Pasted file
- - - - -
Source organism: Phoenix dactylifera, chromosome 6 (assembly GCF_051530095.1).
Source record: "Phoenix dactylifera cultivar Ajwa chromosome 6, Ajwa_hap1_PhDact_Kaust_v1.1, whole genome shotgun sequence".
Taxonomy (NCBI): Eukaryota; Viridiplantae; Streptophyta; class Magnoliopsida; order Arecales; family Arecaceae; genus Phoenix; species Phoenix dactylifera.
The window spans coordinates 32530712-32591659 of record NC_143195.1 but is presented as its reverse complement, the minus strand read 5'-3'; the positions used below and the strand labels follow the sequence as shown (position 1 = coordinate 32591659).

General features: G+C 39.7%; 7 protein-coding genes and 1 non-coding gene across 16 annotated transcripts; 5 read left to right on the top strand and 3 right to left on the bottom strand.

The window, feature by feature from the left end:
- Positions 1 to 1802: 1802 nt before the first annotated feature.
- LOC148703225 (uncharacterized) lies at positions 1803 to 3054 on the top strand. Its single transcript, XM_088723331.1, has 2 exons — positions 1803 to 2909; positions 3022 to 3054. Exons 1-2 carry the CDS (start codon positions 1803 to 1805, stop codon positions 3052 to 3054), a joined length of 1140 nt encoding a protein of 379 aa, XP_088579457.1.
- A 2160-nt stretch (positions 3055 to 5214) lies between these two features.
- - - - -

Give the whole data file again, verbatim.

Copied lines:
Source organism: Phoenix dactylifera, chromosome 6 (assembly GCF_051530095.1).
Source record: "Phoenix dactylifera cultivar Ajwa chromosome 6, Ajwa_hap1_PhDact_Kaust_v1.1, whole genome shotgun sequence".
Taxonomy (NCBI): Eukaryota; Viridiplantae; Streptophyta; class Magnoliopsida; order Arecales; family Arecaceae; genus Phoenix; species Phoenix dactylifera.
The window spans coordinates 32530712-32591659 of record NC_143195.1 but is presented as its reverse complement, the minus strand read 5'-3'; the positions used below and the strand labels follow the sequence as shown (position 1 = coordinate 32591659).

General features: G+C 39.7%; 7 protein-coding genes and 1 non-coding gene across 16 annotated transcripts; 5 read left to right on the top strand and 3 right to left on the bottom strand.

The window, feature by feature from the left end:
- Positions 1 to 1802: 1802 nt before the first annotated feature.
- LOC148703225 (uncharacterized) lies at positions 1803 to 3054 on the top strand. Its single transcript, XM_088723331.1, has 2 exons — positions 1803 to 2909; positions 3022 to 3054. Exons 1-2 carry the CDS (start codon positions 1803 to 1805, stop codon positions 3052 to 3054), a joined length of 1140 nt encoding a protein of 379 aa, XP_088579457.1.
- A 2160-nt stretch (positions 3055 to 5214) lies between these two features.